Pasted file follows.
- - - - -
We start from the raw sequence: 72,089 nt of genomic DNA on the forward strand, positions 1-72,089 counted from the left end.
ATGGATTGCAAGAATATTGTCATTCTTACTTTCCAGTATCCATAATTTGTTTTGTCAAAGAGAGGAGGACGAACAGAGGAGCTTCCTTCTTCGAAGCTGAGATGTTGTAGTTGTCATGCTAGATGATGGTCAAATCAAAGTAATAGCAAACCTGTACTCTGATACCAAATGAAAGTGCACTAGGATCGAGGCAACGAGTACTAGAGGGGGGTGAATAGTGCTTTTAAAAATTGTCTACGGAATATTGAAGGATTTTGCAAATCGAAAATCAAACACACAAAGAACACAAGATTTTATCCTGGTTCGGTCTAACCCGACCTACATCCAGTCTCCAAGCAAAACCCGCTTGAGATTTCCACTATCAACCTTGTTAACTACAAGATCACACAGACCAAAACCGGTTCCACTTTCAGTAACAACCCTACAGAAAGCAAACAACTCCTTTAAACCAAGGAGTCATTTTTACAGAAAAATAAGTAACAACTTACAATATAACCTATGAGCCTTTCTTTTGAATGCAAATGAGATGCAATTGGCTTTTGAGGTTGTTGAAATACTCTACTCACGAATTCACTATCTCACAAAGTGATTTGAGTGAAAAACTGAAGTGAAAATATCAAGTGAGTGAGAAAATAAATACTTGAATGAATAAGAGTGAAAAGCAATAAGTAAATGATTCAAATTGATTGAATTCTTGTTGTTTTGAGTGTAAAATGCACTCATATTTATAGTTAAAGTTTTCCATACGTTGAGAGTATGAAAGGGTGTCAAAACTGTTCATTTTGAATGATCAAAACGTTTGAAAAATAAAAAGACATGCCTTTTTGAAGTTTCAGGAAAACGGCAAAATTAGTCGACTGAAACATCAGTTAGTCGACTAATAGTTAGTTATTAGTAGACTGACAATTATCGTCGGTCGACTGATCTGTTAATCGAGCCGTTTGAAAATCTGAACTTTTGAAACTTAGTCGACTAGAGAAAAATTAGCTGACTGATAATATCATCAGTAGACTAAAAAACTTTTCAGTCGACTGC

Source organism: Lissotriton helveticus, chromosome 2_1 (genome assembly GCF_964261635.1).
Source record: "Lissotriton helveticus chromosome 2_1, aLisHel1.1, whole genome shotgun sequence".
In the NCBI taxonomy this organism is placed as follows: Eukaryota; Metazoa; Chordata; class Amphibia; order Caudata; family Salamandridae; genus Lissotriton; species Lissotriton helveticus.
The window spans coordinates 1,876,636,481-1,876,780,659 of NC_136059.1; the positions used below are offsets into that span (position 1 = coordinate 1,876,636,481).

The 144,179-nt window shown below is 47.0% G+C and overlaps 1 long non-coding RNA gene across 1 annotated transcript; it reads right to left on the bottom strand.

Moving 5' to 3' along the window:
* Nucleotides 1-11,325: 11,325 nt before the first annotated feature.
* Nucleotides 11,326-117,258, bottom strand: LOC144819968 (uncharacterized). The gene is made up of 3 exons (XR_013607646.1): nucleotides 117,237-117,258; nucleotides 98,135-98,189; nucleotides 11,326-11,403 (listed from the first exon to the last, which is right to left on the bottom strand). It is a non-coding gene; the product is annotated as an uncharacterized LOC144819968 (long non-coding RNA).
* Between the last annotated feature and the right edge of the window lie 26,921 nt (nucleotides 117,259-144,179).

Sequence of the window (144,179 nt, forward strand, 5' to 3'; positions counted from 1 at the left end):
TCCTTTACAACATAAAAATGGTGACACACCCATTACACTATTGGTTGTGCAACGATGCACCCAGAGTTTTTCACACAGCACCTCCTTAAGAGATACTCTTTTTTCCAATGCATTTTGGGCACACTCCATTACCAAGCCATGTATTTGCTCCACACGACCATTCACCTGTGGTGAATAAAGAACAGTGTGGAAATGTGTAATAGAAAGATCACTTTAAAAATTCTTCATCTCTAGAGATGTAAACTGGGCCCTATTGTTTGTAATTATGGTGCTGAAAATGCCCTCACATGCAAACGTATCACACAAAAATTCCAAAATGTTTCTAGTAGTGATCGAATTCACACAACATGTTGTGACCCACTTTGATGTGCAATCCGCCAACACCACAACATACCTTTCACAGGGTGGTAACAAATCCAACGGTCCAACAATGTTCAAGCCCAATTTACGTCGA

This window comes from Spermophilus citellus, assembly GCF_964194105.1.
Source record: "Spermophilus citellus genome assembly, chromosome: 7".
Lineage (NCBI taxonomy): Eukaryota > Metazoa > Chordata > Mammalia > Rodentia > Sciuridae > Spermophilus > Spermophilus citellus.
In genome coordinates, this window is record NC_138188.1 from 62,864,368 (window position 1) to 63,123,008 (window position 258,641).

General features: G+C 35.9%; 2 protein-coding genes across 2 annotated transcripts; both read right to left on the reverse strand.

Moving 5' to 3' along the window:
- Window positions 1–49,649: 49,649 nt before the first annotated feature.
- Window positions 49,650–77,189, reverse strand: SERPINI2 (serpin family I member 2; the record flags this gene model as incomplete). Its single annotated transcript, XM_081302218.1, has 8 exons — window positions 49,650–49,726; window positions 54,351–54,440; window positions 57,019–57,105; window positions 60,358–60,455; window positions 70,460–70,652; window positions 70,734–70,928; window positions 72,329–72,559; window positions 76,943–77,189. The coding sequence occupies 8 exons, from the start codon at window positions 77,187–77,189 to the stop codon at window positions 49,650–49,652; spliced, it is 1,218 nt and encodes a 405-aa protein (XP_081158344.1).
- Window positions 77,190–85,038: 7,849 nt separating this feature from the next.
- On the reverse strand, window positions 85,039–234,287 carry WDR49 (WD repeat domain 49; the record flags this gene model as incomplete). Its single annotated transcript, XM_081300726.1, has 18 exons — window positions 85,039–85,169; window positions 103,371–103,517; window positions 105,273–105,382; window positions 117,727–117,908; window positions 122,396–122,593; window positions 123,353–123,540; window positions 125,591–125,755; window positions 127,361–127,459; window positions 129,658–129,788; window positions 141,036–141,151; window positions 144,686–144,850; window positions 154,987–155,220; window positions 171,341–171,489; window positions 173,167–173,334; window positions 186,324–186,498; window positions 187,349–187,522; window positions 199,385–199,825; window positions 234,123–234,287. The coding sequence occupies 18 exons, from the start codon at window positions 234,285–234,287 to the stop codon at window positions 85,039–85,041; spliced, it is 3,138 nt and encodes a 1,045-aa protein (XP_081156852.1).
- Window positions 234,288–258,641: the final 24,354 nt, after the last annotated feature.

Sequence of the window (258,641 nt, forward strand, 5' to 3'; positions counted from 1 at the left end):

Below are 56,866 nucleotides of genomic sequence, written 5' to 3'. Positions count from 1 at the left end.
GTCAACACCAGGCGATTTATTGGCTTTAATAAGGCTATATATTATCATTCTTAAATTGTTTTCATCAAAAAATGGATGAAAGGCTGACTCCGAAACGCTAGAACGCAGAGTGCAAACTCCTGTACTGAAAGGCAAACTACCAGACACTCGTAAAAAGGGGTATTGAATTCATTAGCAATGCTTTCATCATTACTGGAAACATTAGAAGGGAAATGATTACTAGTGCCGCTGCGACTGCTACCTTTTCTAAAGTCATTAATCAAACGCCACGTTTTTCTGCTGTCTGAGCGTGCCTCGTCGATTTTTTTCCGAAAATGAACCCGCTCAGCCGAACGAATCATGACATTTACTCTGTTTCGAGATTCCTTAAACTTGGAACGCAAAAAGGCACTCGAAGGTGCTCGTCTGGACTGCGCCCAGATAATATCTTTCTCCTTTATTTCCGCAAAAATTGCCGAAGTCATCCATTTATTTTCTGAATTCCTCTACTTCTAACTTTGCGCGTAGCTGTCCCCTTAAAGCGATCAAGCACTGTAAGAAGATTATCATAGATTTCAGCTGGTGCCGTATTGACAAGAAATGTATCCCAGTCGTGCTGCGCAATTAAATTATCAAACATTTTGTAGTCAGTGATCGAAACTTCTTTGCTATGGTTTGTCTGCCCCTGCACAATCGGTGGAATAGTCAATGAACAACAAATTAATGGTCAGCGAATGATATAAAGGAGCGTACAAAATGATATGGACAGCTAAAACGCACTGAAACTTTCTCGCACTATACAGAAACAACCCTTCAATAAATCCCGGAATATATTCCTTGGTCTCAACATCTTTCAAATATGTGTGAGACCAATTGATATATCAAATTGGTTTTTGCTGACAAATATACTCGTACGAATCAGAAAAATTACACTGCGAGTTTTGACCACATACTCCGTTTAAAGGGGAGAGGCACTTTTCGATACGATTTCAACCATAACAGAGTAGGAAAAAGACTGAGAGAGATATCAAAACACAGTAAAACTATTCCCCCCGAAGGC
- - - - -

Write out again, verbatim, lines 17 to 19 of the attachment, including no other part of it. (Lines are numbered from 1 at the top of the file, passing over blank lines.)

In genome coordinates, this window is record NC_138188.1 from 62,864,368 (window position 1) to 63,123,008 (window position 258,641).

General features: G+C 35.9%; 2 protein-coding genes across 2 annotated transcripts; both read right to left on the reverse strand.

Moving 5' to 3' along the window: